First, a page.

Growing up, I was never handed anything. My parents always made me earn it through chores or other work. Because of this, I learned to value and care about the things for which I had worked so hard. I didn’t know it then, but not only were my parents teaching me lessons about work ethic, they were also teaching me about gratitude. A great way for parents to learn how to teach gratitude is through work.
When I had my four kids, I wanted them to learn similar lessons. Thankfully, I found homeschooling books to help me integrate my desire into my homeschool.
One of my favorite books all those years ago was The Successful Homeschool Family Handbook by Dr. Raymond and Dorothy Moore. In this book, the Moores talked about service and work being essential pillars of a successful homeschool. They are your allies in combatting the disease called entitlement that currently plagues our culture.
How to Teach Gratitude through Work
Don’t Give Them Whatever They Want
As parents, we want to give our kids the moon, don’t we? But, by giving them what they want on a regular basis, we harm their character. This is especially true if we give in to temper tantrums. But, it is also true when we bribe them.
We should never give special trips, treats, toys, and other desires in order to make a child stop crying or stomping around. (Even in a grocery store. In fact, especially not in grocery stores.) And, we should not offer a bribe for good behavior.
If we do this, we teach the child to manipulate us (For example, saying “What will you give me if I am good at the restaurant?” and then only behaving well when they get something for doing so.) So, we don’t give reward tantrums, we don’t bribe, and we don’t give our kids whatever they want.
Have Clear Ways for Them to Earn What They Want
Put up a chart of chores and how much money they are worth. Get creative with your chores if you want. Or, if you prefer, use points or tokens instead of money.
Kids immediately start to equate work with value. Then, they see more clearly the value of that thing that they want.
Learning the value of work and that their own actions can help them attain what they want empowers them. It also helps them appreciate how much time and effort it takes for people to get those things. Then, they are better able to understand what it takes for others to supply for their needs.
Encourage Entrepreneurial Bents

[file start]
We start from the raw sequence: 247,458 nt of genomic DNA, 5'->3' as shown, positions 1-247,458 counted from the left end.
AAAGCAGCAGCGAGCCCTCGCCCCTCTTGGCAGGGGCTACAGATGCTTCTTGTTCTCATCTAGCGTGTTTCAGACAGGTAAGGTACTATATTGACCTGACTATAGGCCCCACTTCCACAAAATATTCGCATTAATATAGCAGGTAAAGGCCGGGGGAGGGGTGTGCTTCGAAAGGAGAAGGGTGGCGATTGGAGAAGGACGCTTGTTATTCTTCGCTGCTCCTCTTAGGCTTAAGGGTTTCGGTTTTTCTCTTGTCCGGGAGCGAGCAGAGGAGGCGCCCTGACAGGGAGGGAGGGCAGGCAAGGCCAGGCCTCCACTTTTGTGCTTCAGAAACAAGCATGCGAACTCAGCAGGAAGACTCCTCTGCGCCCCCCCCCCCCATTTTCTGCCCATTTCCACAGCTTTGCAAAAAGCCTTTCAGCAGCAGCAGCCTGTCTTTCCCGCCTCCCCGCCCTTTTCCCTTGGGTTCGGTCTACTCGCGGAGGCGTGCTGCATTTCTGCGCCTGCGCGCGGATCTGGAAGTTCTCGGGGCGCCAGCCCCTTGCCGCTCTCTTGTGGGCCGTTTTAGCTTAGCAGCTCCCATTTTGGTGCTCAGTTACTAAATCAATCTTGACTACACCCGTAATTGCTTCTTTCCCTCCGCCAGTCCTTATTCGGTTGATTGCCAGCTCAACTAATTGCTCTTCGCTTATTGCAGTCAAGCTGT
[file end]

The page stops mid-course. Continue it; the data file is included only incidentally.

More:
In my house, I still expect the children to help out with chores even when, at age 13, they no longer receive any money for doing them.
For one, they make most of the mess and so, they should help clean up regardless. Second, I want them to learn to use their creative muscle to come up with other ways to earn money.
For my daughters, this was fairly easy. One daughter had a longstanding church childcare opportunity when the women’s ministry met for Tuesday morning Bible study. My other daughter had a small cheesecake business for a while. Then, she also did pet sitting.
My sons had fewer opportunities, but for my oldest son, more lucrative. He had a winter snow removal job that earned him enough money to last him for quite a while. Then, he did graphic design work as well. My youngest just turned 13, so we’ll see. So far, he is thinking he’d like to start an Etsy shop.
When working on how to teach gratitude, try having them work for what they get. When you feel like treating them, make it an infrequent, random surprise just because you feel like it. That, too, will instill gratitude. They will not only appreciate their stuff more, they’ll appreciate you more, too.
Julie Polanco is a trained master herbalist, author, speaker, podcaster, blogger, and 18 year veteran homeschooling mom of four. Catch her at julienaturally.com or crunchychristianpodcast.com where she helps Christian homeschooling families embrace a more natural life.
— Julie A. Polanco CEO and owner, Julie Naturally, LLC Author, speaker, podcaster, blogger Get the first chapter of my book, God Schooling, FREE when you go to GodSchoolingBook.com.
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